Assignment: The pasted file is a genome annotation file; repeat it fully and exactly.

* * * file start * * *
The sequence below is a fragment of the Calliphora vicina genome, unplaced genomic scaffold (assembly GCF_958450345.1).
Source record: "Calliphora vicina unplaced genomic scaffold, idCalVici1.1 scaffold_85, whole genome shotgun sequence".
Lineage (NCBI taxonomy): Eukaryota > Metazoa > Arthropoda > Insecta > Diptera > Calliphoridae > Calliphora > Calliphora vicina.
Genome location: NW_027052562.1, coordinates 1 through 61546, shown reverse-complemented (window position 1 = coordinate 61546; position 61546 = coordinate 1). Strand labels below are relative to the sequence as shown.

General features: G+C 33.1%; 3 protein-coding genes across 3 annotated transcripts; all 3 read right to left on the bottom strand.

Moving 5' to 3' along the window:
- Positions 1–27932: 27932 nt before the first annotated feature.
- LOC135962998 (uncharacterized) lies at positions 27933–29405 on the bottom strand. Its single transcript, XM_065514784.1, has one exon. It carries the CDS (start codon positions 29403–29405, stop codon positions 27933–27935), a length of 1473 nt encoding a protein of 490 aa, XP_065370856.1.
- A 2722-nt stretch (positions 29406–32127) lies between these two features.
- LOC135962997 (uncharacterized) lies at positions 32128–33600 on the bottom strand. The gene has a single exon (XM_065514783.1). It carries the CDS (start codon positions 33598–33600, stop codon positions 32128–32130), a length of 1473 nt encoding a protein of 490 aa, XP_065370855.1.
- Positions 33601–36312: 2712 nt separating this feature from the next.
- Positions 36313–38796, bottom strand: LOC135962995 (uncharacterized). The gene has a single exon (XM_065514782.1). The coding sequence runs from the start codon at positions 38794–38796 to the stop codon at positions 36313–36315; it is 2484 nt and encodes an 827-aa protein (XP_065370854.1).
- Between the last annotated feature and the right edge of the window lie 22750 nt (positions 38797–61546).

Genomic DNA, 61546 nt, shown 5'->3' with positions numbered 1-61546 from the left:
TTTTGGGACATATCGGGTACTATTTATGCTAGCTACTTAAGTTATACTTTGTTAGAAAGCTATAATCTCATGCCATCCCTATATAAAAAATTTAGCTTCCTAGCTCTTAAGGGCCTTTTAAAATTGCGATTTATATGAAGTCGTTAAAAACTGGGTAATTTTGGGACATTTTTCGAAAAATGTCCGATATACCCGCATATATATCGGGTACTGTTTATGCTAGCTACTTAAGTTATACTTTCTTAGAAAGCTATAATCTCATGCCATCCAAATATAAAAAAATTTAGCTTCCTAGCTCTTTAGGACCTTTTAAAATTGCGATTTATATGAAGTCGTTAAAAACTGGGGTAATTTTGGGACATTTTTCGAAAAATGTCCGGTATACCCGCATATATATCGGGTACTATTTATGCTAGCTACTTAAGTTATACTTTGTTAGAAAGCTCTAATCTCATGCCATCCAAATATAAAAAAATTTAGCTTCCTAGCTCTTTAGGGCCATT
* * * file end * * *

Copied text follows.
The sequence below is a fragment of the Calliphora vicina genome, unplaced genomic scaffold (assembly GCF_958450345.1).
Source record: "Calliphora vicina unplaced genomic scaffold, idCalVici1.1 scaffold_85, whole genome shotgun sequence".
Lineage (NCBI taxonomy): Eukaryota > Metazoa > Arthropoda > Insecta > Diptera > Calliphoridae > Calliphora > Calliphora vicina.
Genome location: NW_027052562.1, coordinates 1 through 61546, shown reverse-complemented (window position 1 = coordinate 61546; position 61546 = coordinate 1). Strand labels below are relative to the sequence as shown.

General features: G+C 33.1%; 3 protein-coding genes across 3 annotated transcripts; all 3 read right to left on the bottom strand.

Moving 5' to 3' along the window:
- Positions 1–27932: 27932 nt before the first annotated feature.
- LOC135962998 (uncharacterized) lies at positions 27933–29405 on the bottom strand. Its single transcript, XM_065514784.1, has one exon. It carries the CDS (start codon positions 29403–29405, stop codon positions 27933–27935), a length of 1473 nt encoding a protein of 490 aa, XP_065370856.1.
- A 2722-nt stretch (positions 29406–32127) lies between these two features.
- LOC135962997 (uncharacterized) lies at positions 32128–33600 on the bottom strand. The gene has a single exon (XM_065514783.1). It carries the CDS (start codon positions 33598–33600, stop codon positions 32128–32130), a length of 1473 nt encoding a protein of 490 aa, XP_065370855.1.
- Positions 33601–36312: 2712 nt separating this feature from the next.
- Positions 36313–38796, bottom strand: LOC135962995 (uncharacterized). The gene has a single exon (XM_065514782.1). The coding sequence runs from the start codon at positions 38794–38796 to the stop codon at positions 36313–36315; it is 2484 nt and encodes an 827-aa protein (XP_065370854.1).
- Between the last annotated feature and the right edge of the window lie 22750 nt (positions 38797–61546).

Genomic DNA, 61546 nt, shown 5'->3' with positions numbered 1-61546 from the left:
TTTTGGGACATATCGGGTACTATTTATGCTAGCTACTTAAGTTATACTTTGTTAGAAAGCTATAATCTCATGCCATCCCTATATAAAAAATTTAGCTTCCTAGCTCTTAAGGGCCTTTTAAAATTGCGATTTATATGAAGTCGTTAAAAACTGGGTAATTTTGGGACATTTTTCGAAAAATGTCCGATATACCCGCATATATATCGGGTACTGTTTATGCTAGCTACTTAAGTTATACTTTCTTAGAAAGCTATAATCTCATGCCATCCAAATATAAAAAAATTTAGCTTCCTAGCTCTTTAGGACCTTTTAAAATTGCGATTTATATGAAGTCGTTAAAAACTGGGGTAATTTTGGGACATTTTTCGAAAAATGTCCGGTATACCCGCATATATATCGGGTACTATTTATGCTAGCTACTTAAGTTATACTTTGTTAGAAAGCTCTAATCTCATGCCATCCAAATATAAAAAAATTTAGCTTCCTAGCTCTTTAGGGCCATT